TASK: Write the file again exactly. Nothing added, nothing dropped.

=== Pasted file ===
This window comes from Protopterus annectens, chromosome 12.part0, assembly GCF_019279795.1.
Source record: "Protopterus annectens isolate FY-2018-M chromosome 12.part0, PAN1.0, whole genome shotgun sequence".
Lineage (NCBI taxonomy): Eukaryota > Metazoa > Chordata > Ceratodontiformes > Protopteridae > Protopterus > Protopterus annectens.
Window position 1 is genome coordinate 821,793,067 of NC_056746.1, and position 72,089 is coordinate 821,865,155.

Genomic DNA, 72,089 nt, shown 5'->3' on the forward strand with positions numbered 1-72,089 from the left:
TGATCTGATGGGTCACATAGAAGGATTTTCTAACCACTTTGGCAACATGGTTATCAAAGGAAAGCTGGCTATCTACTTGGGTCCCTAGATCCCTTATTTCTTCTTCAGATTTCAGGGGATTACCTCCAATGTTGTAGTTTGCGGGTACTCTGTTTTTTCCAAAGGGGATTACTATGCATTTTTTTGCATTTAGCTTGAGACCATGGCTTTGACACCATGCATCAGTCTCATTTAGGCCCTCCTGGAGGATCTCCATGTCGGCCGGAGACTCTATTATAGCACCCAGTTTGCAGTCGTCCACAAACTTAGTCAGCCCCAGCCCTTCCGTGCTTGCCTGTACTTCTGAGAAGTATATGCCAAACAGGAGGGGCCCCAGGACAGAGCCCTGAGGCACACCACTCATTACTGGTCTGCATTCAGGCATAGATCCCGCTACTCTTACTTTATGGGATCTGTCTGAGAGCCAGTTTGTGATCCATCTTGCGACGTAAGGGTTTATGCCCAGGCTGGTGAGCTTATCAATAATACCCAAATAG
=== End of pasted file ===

This window comes from Protopterus annectens, chromosome 12.part0, assembly GCF_019279795.1.
Source record: "Protopterus annectens isolate FY-2018-M chromosome 12.part0, PAN1.0, whole genome shotgun sequence".
Lineage (NCBI taxonomy): Eukaryota > Metazoa > Chordata > Ceratodontiformes > Protopteridae > Protopterus > Protopterus annectens.
Window position 1 is genome coordinate 821,793,067 of NC_056746.1, and position 72,089 is coordinate 821,865,155.

Genomic DNA, 72,089 nt, shown 5'->3' on the forward strand with positions numbered 1-72,089 from the left:
TGATCTGATGGGTCACATAGAAGGATTTTCTAACCACTTTGGCAACATGGTTATCAAAGGAAAGCTGGCTATCTACTTGGGTCCCTAGATCCCTTATTTCTTCTTCAGATTTCAGGGGATTACCTCCAATGTTGTAGTTTGCGGGTACTCTGTTTTTTCCAAAGGGGATTACTATGCATTTTTTTGCATTTAGCTTGAGACCATGGCTTTGACACCATGCATCAGTCTCATTTAGGCCCTCCTGGAGGATCTCCATGTCGGCCGGAGACTCTATTATAGCACCCAGTTTGCAGTCGTCCACAAACTTAGTCAGCCCCAGCCCTTCCGTGCTTGCCTGTACTTCTGAGAAGTATATGCCAAACAGGAGGGGCCCCAGGACAGAGCCCTGAGGCACACCACTCATTACTGGTCTGCATTCAGGCATAGATCCCGCTACTCTTACTTTATGGGATCTGTCTGAGAGCCAGTTTGTGATCCATCTTGCGACGTAAGGGTTTATGCCCAGGCTGGTGAGCTTATCAATAATACCCAAATAG